The following article is from the Associated Press:
A federal judge on Monday denied a request from wildlife advocates to stop the planned slaughter of hundreds of wild bison from Yellowstone National Park that were captured as they migrated into Montana.
In a 72-page opinion, U.S. District Judge Charles Lovell in Helena wrote that while the slaughter of bison may be “distasteful,” it is a “time-honored” method of controlling a disease carried by many of the animals.
An attorney for the plaintiffs said an appeal was planned.
An estimated 525 bison are being held in corrals along the border of the snowed-in park after trying to leave in recent weeks in search of food at lower elevations. The animals are generally prohibited in Montana under a federal-state agreement meant to protect livestock against the reproductive disease brucellosis.
So far 217 of the captured animals have tested positive for exposure to the disease. Those will be first up for slaughter. Park officials have said the remaining bison could be killed as well if the corrals at Stephens Creek near Gardiner are overwhelmed as animals continue to pour out of Yellowstone.
There was no immediate word on when shipments of bison to slaughter might commence. Park officials have repeatedly denied media access to Stephens Creek, citing public safety, and have closed to the public a large area surrounding the corrals.
Yellowstone spokesman Al Nash said Monday that park administrators were reviewing Lovell’s ruling.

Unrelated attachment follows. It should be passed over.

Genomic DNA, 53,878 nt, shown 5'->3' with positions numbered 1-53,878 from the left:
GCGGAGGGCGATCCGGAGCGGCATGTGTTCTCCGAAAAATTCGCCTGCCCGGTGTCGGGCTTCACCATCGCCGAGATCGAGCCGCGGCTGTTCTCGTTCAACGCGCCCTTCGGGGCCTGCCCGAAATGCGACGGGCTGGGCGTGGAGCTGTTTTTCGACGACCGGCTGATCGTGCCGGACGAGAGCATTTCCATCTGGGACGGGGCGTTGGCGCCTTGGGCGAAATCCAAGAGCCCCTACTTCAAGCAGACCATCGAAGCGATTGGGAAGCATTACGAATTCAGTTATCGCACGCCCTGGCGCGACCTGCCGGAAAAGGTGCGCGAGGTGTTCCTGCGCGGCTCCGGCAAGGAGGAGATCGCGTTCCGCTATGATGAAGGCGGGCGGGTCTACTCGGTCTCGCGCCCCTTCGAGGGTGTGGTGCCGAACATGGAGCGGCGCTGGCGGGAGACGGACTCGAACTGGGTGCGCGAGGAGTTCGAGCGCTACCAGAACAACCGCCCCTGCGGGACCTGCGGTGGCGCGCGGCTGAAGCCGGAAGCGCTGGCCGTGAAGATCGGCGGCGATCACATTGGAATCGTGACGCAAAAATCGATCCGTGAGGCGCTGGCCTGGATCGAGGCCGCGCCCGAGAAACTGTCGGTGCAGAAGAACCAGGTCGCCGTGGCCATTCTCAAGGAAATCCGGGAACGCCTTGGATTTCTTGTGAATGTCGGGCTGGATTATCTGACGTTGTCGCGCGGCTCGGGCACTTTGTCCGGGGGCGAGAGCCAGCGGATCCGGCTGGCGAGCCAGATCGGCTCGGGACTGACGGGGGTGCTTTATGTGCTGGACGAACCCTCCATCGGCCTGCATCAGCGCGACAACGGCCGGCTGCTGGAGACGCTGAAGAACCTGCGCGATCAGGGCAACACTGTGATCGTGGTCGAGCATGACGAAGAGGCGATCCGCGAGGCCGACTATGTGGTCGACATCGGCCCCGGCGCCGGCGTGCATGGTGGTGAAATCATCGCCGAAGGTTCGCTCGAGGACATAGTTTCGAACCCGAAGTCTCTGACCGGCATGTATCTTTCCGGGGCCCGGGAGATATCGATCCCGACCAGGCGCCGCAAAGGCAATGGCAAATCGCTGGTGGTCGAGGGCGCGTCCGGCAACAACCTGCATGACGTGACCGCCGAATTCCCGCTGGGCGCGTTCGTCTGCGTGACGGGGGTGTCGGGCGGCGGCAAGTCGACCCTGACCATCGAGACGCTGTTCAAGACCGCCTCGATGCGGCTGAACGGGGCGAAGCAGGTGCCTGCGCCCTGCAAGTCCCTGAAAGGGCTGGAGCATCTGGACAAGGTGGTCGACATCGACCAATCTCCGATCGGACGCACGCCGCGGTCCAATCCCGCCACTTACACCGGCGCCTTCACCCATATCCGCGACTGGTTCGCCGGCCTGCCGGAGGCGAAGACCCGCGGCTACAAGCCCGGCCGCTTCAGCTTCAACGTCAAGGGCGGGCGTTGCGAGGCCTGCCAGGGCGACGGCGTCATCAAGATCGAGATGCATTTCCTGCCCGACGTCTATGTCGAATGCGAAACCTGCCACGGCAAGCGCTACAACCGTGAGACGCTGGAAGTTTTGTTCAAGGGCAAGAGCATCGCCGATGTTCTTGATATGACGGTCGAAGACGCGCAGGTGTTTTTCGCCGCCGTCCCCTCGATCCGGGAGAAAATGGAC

The ruling came in response to a restraining order request from several environmental and American Indian groups.
The judge also sided with the federal government in tossing out the groups’ 2009 lawsuit in which they had demanded a new environmental review of the federal-state bison agreement, signed in 2000.
He wrote that there had been steady, if slow, progress in trying to establish new habitat for the animals outside the park. He pointed to past slaughters, which have removed more than 3,000 bison over the last decade, as evidence the park’s bison herds could withstand another culling.
“For those of us who admire the Yellowstone bison, it is easy to be sympathetic to an emotional appeal to ‘stop the slaughter,’” Lovell wrote. “Yet it is clear that this population of wild bison — diseased and healthy — ought not to be allowed to reproduce prolifically beyond the capacity of its range without the institution of scientific management.”
Plaintiffs’ attorney Summer Nelson with the Western Watersheds Project in Missoula said she would appeal Lovell’s ruling to the 9Th Circuit Court of Appeals. She argued that fewer cattle operations in the vicinity of the park should result in more room for the animals to roam, rendering the periodic slaughters of the animals unnecessary.
“I’m still hopeful we will prevail on appeal and get a little room for bison outside the park,” she said. “We will still seek emergency relief against sending bison to slaughter while we’re resolving the appeal.”
Source: Associated Press
Posted by Haylie Shipp